Eight arrested over Boko Haram Chibok abduction

Eight men have been arrested in connection with Boko Haram’s abduction of more than 200 schoolgirls from the remote town of Chibok in northeast Nigeria, police said on Wednesday.

The eight were among 22 suspected members of the Islamist militant group detained in the remote region after an investigation over the last year. The 14 others were alleged to have been involved in logistics and planning suicide bomb attacks. All the suspects were paraded at a news conference in the Borno state capital, Maiduguri

 

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Borno state police commissioner Damian Chukwu said the men — aged 20 to 48 and all from the Bama area of Borno state — were arrested in Borno and neighbouring Yobe earlier this month. All eight had confessed to their involvement, he added.

“The suspects are helping… with useful information to arrest other fleeing Boko Haram commanders,” he said in a statement. The mass abduction of 276 students from the Government Girls Secondary School in Chibok on April 14, 2014, caused widespread outrage and sparked a global campaign for their release.

 

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A total of 57 students escaped in the immediate aftermath of the kidnapping. Since then, 107 have either been found or released as part of a government deal with the jihadists. Two men have already been sentenced to 20 years and 30 years in jail for their part in the abduction.

Both were convicted at closed-door trials held in civilian courts at a Nigerian military facility. Nigerian police have arrested eight members of the Islamist terrorist group Boko Haram over the 2014 abduction of more than 200 schoolgirls from the town of Chibok.

 

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The men “confessed to having participated actively in the kidnapping of the Chibok schoolgirls,” police commissioner Damian Chukwu told journalists in the northern town of Maiduguri, once a Boko Haram stronghold.

The eight men were among a group of 22 insurgents arrested within the past two weeks, according to Chukwu. One of the men, aged 23, “confessed to being one of the Boko Haram commanders who coordinated and led the kidnapping” of the Chibok girls, Chukwu added.

 

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The kidnapping of the Chibok girls captured the world’s attention, with celebrities and prominent personalities such as former US first lady Michelle Obama joining a “Bring Back Our Girls” campaign to free them.

Boko Haram has kidnapped thousands of other women and children over the past few years, forcing them into sexual slavery or into marriages with its fighters. The extremists, who have been active since 2009, want to enforce a strict interpretation of Islamic law, or sharia, in Nigeria, as well as in bordering regions of Cameroon, Chad and Niger.

 

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Tens of thousands of people have died at the hands of Boko Haram in the region and an estimated 2.5 million people fled their homes. Eight suspected members of Islamist militant group Boko Haram have confessed to involvement in the 2014 abduction of some 270 girls from the town of Chibok, the Nigeria Police Force said on Wednesday.

Suspected members of Islamist militant group Boko Haram are pictured after being arrested in Maiduguri, Nigeria July 18, 2018.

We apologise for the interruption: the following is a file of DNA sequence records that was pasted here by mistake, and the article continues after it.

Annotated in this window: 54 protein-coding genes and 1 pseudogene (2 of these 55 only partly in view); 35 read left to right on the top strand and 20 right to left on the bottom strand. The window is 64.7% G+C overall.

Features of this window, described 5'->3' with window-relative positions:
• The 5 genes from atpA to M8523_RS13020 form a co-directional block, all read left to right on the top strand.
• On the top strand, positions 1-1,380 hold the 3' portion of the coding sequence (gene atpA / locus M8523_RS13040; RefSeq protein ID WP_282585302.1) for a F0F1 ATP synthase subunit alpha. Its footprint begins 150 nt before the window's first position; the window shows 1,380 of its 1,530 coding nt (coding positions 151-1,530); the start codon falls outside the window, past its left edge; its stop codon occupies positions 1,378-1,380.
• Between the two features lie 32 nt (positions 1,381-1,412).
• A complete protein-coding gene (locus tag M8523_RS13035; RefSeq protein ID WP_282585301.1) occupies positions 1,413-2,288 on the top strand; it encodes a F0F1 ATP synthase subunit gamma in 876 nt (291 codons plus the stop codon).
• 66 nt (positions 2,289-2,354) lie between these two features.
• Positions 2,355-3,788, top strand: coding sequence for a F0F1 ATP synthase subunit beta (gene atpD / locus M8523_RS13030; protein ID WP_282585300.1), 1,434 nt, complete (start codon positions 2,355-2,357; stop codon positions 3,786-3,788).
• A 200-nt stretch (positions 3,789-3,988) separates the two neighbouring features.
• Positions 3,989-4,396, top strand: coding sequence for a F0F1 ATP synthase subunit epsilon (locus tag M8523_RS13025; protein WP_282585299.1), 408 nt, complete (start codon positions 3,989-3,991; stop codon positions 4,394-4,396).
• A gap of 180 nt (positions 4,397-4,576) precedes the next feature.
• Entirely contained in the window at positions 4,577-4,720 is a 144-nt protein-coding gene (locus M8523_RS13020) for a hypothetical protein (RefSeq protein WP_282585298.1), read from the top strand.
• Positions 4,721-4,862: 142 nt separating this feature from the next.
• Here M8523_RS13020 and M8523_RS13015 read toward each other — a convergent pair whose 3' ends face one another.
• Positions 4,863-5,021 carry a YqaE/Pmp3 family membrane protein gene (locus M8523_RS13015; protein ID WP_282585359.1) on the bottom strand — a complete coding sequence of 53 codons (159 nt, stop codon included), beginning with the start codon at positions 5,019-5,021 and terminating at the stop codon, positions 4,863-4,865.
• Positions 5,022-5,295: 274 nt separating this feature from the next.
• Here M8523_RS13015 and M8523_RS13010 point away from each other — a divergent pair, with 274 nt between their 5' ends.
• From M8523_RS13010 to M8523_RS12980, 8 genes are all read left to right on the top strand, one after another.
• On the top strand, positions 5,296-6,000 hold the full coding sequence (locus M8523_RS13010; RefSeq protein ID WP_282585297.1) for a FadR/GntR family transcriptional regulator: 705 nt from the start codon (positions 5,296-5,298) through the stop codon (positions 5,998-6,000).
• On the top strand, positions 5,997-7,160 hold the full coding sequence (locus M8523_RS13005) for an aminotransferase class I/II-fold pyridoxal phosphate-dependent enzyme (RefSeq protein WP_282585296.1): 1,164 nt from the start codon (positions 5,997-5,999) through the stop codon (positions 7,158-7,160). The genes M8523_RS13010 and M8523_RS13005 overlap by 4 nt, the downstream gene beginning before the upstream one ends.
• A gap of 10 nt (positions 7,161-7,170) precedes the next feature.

The mass abduction of girls from their school caused global outrage and drew attention to the militant group which has killed more than 30,000 people since 2009 in an insurgency aimed at creating an Islamic state in northeast Nigeria.

 

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Abba Kyari, a deputy commissioner of police, said 22 suspected members of the militant group were arrested in different locations in the neighbouring northeastern states of Yobe and Borno. Suspected members of Islamist militant group Boko Haram are pictured after being arrested in Maiduguri, Nigeria July 18, 2018.  “Eight of them, including a commander, have confessed to being involved in the planning and kidnap of Chibok girls,” Kyari said.

“It was an intelligence-led operation. We have been monitoring them for about six months to one year,” said Kyari, who led the team. Nigerian authorities have convicted this year two alleged Boko Haram members to 15 and 20 years in prison for their purported role in the kidnapping of the Chibok girls.

 

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The convictions are part of mass trials of more than 1,600 suspected members of the insurgency. Rights groups had criticized the court hearings for their secretive nature, with initial trials held behind closed doors. With presidential elections due in February, President Muhammadu Buhari’s administration is under pressure to show success in the fight against Boko Haram, a group he had vowed to defeat when campaigning for 2015 elections.

The government and military have repeatedly said since late 2015 that the insurgency has been defeated. Despite that, authorities do not control all of the territories in Nigeria’s northeast, particularly around Lake Chad, and the militants frequently stage deadly, sophisticated attacks on the army and civilians. Nigerian police are frequently accused of prisoner abuse and malpractice, claims they deny.

 

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Many of the Chibok girls managed to escape in the hours following their abduction or were released in the last few years, including 82 who were released in an exchange deal that included several imprisoned senior members of Boko Haram. But around 100 are still missing and their condition is unknown.

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